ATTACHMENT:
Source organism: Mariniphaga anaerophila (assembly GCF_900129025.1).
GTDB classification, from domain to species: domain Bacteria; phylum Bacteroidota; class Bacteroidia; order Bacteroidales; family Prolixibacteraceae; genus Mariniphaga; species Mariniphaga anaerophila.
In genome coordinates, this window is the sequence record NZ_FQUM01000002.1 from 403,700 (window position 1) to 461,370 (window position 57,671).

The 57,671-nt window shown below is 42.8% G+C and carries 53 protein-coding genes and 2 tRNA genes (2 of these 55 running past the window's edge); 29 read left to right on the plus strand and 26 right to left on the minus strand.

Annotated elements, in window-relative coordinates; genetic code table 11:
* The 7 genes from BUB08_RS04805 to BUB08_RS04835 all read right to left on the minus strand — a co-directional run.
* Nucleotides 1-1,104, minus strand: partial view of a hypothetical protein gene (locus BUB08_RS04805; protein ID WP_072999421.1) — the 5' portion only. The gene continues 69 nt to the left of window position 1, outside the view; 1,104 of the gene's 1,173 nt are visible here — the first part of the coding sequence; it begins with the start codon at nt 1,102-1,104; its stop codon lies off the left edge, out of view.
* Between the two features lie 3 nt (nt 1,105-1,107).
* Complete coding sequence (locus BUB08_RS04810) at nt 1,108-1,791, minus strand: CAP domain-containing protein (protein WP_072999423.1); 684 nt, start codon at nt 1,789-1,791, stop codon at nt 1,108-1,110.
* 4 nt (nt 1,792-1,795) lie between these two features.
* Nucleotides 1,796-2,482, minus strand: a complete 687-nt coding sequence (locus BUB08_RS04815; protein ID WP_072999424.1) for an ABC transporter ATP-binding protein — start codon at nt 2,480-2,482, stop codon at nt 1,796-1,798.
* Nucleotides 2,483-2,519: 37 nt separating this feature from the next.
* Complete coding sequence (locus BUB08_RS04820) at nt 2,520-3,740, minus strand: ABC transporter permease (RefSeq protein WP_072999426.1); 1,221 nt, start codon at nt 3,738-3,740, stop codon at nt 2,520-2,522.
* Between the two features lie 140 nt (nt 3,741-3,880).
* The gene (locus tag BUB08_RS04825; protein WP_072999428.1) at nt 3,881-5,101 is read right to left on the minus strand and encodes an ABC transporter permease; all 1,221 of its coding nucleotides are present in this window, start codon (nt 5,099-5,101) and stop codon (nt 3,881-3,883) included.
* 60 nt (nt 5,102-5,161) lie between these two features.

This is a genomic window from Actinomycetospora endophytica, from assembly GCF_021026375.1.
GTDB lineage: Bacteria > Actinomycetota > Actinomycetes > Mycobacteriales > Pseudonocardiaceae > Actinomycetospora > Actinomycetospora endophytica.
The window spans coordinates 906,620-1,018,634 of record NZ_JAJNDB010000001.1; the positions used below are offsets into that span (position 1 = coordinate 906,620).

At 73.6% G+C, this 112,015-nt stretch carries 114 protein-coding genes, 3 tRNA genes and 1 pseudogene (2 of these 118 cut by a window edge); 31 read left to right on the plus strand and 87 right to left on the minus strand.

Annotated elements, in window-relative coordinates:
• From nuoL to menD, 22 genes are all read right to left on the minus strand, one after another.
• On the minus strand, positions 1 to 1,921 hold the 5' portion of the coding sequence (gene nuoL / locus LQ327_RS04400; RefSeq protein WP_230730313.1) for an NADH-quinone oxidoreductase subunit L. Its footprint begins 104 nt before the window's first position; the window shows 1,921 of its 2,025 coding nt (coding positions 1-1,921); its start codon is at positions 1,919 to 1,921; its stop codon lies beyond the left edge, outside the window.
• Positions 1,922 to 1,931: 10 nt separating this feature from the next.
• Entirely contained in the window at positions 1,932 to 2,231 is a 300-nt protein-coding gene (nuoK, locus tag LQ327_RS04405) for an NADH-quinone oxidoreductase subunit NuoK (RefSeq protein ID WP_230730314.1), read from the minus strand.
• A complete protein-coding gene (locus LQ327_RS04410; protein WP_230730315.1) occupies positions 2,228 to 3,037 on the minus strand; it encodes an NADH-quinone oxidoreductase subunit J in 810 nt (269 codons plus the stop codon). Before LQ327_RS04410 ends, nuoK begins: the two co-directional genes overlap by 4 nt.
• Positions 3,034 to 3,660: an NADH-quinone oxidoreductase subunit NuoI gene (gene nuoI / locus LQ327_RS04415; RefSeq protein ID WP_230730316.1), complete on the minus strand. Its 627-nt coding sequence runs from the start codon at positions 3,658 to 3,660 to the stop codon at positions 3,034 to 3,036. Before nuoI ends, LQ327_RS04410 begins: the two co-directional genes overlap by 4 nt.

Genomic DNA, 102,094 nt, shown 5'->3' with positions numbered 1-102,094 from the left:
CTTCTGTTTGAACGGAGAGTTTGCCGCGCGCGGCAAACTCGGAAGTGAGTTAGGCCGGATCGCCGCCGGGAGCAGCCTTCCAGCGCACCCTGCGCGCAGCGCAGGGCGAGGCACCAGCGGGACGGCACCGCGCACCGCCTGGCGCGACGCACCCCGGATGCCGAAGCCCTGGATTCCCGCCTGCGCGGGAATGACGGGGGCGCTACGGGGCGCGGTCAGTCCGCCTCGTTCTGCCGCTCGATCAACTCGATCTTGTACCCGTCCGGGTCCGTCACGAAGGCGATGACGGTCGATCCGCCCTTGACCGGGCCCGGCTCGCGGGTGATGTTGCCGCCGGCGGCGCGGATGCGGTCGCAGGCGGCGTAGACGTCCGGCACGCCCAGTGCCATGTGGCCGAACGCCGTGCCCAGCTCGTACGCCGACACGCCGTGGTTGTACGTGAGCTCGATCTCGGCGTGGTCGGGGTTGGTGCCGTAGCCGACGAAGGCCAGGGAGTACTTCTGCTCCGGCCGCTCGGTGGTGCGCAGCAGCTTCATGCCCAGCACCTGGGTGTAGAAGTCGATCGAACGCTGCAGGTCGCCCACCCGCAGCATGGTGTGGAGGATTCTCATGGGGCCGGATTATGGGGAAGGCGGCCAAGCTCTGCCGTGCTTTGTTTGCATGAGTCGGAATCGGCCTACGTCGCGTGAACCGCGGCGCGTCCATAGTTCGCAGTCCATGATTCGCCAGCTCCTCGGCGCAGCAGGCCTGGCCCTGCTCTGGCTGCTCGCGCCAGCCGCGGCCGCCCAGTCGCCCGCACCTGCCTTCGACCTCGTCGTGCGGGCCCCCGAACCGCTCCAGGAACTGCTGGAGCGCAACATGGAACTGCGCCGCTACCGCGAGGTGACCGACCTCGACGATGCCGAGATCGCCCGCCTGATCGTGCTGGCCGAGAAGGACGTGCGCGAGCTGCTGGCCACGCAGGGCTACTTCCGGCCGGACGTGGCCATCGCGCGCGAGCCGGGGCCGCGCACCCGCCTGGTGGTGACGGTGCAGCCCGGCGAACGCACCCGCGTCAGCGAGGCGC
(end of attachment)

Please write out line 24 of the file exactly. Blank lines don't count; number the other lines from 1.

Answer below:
• Positions 1,922 to 1,931: 10 nt separating this feature from the next.